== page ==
The star wheel is made from 1/2" brass rod (Type 360 ). A disc is machined by facing the rod, drilling a pilot hole (for roughly centering later on), and then parting off, slightly oversized. The faced side of the disc can be mounted to a super glue arbor (freshly faced and re-grooved) using the tailstock center to position and hold in place until the glue has cured. The disc can then be faced to final thickness, the center hole bored to friction fit the boss on the ratchet count wheel, and turn to the full diameter (11.0mm).
The cutter can be setup. The offset required can be calculated with the previous formula (d = R x sin α), where 2α=70 - (360/12). R is the radius (5.5mm). d = 1.881 mm.
The cutter was fed at maximum speed and in several passes.
The finished wheel is shown after the milling is complete.
The previously made ratchet wheel is staked into the new star wheel after broaching the center hole the star wheel to a friction fit. A new screw was made, since I have become a little better at making screws, and was not completely satisfied with the previous one.
Shown are the completed parts and a test assembly on a piece of brass plate.
The spring detent for the star wheel is cut from 1/32nd O-1 gauge plate with a piercing saw and filed to shape. I used a toolmaker's clamp and the bench pin to assist in filing the delicate spring portion.
Rough detent spring and a freshly made 0.6mm screw with countersunk head.
Drill to pass screw (0.6mm)
Chamfer to fit screwhead
Affix the blank to a super glue arbor. It is mounted inverted, so that the ratchet teeth will be oriented correctly. The glue arbor was drilled to lightly friction fit the pipe on the rack. It could then be faced to the final thickness and turned to full diameter (12.0mm).
A reamer was made to open the pipe to fit the cannon pawl.
The reamer is simply drill rod turned to diameter, and using the roller filing rest, a 90◦ cutting edge. It is then hardened and tempered to straw.
The milling cutter is setup with the new 70 degree profile cutter.
The 78 hole index is used, skipping every other hole to give 39 (~9.2 degrees)
9.2 degrees x 12 gives ~110 degree for the hour hand arc.
After sawing out and filing the general shape.
A couple photos of the first attempt at making the rack, it was too large in radius to fit the space available.
A return spring is needed to keep the hour rack in tension and to return it to the one position when the ratchet reaches its missing tooth. The return spring is made from flat spring wire, which is sold by Bergeon (No. 10021). A bracket is made from O-1 gauge plate, screws are made to secure the bracket to the mainplate and the spring to the bracket, a small square nut was made to receive the screw to clamp the spring wire to the bracket.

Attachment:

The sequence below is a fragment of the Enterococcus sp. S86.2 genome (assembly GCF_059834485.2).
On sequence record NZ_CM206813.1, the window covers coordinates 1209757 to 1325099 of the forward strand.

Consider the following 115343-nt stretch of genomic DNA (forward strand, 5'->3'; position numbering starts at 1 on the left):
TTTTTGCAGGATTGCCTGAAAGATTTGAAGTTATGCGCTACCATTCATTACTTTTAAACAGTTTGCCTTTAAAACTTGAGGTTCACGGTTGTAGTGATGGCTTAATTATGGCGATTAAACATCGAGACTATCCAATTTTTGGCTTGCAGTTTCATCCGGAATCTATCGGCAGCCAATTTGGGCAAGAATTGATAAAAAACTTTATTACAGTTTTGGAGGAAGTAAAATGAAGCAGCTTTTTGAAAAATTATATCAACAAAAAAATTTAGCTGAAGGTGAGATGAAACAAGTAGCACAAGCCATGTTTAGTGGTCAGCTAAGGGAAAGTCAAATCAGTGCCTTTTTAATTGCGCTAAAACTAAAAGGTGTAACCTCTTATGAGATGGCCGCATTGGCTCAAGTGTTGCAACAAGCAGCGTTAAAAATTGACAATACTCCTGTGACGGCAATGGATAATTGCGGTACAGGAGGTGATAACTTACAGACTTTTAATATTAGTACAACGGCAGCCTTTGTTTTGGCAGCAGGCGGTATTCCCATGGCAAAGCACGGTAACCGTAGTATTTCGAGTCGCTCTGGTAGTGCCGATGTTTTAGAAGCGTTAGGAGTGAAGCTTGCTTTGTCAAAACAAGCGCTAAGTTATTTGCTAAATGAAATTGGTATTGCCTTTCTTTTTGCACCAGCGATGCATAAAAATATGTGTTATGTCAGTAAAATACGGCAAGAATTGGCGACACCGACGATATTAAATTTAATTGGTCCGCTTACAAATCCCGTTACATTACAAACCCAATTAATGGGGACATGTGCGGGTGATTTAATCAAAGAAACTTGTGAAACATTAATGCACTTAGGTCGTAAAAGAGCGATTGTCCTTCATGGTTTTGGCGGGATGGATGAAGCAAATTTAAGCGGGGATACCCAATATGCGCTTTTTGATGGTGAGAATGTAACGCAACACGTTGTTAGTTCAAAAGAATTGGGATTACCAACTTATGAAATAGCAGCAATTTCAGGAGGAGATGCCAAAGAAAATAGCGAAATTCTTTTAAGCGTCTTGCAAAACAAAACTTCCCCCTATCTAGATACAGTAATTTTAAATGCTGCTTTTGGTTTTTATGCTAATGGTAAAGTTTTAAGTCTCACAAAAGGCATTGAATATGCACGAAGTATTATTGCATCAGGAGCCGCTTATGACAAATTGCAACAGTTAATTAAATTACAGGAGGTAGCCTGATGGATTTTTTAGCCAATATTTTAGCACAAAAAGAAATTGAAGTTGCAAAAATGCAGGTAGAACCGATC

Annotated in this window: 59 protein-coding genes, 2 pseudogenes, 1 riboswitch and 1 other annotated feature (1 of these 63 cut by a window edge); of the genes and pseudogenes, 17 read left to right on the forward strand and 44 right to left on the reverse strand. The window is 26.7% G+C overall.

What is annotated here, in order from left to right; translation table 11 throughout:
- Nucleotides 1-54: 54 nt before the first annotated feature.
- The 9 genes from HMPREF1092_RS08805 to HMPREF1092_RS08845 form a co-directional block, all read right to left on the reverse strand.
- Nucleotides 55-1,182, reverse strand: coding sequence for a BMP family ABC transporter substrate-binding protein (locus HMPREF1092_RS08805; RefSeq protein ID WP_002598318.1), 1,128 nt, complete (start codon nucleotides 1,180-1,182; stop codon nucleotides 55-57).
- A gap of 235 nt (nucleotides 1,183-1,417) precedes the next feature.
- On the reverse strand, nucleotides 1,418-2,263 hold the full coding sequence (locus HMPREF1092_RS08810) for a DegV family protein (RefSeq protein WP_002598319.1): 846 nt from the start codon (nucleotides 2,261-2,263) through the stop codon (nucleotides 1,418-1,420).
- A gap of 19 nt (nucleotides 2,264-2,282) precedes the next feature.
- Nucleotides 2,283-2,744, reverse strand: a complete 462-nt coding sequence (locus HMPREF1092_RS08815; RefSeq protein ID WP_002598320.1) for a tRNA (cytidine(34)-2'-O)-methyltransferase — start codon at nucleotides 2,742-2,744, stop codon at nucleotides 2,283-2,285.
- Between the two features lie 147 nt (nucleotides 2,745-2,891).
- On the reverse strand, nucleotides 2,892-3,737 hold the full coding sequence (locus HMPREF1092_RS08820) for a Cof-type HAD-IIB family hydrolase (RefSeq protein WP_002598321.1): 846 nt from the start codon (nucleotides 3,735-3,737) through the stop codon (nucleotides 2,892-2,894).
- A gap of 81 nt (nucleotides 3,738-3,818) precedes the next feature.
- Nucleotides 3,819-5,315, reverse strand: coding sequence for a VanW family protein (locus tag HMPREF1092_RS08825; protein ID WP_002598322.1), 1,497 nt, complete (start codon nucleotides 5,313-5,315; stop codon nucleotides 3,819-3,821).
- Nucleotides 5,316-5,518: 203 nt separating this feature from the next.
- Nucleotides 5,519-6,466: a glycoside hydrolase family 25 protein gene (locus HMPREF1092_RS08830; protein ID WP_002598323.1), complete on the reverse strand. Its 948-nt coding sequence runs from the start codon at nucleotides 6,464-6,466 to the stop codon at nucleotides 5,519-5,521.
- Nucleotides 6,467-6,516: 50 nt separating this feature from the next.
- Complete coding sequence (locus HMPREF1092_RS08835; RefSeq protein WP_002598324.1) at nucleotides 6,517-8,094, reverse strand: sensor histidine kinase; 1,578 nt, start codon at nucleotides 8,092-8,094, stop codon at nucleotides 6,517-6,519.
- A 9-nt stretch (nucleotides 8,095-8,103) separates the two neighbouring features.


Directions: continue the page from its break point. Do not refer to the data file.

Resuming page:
Cannon Pawl - In place of a traditional cannon pinion, there is a cannon pawl which clicks the star wheel once per revolution (one tooth per hour). I started by turning the 'cannon' pipe portion and the full diameter of the pawl portion. This was made from 10mm O-1 drill rod. The actual pawl finger needs to be sawn/filed out, I decided to do this after fitting the rack to the ratchet wheel and then fitting the pawl to the star wheel since the pawl finger is the simplest of the components to form by hand.
In order to get this mechanism working, I made a test plate. It allows one to test the fit and drill holes rather liberally without the fear of ruining the watch plate. Once the correct setup is determined, the measurements can be transferred to the watch plate.
I started with the cannon pawl. It was filed down to form a finger. It still needs some finishing work, but it functions in advancing the star wheel with sufficient clearance.
The detent is attached, hour rack return spring attached, the hour rack filed to final dimensions, and a banking pin was made and fit to the plate. Once parts are secured to the plate, the action of the components can be more accurately assured. Also their interplay is more rigid and reproducible. Metal was removed very slowly with escapement files, and frequently checked for its effect. At the 1 o'clock position the rack is free of the ratchet, but held in tension against the banking pin by the return spring. This position for the star wheel must be found and the steady pins fit to the detent and return spring base.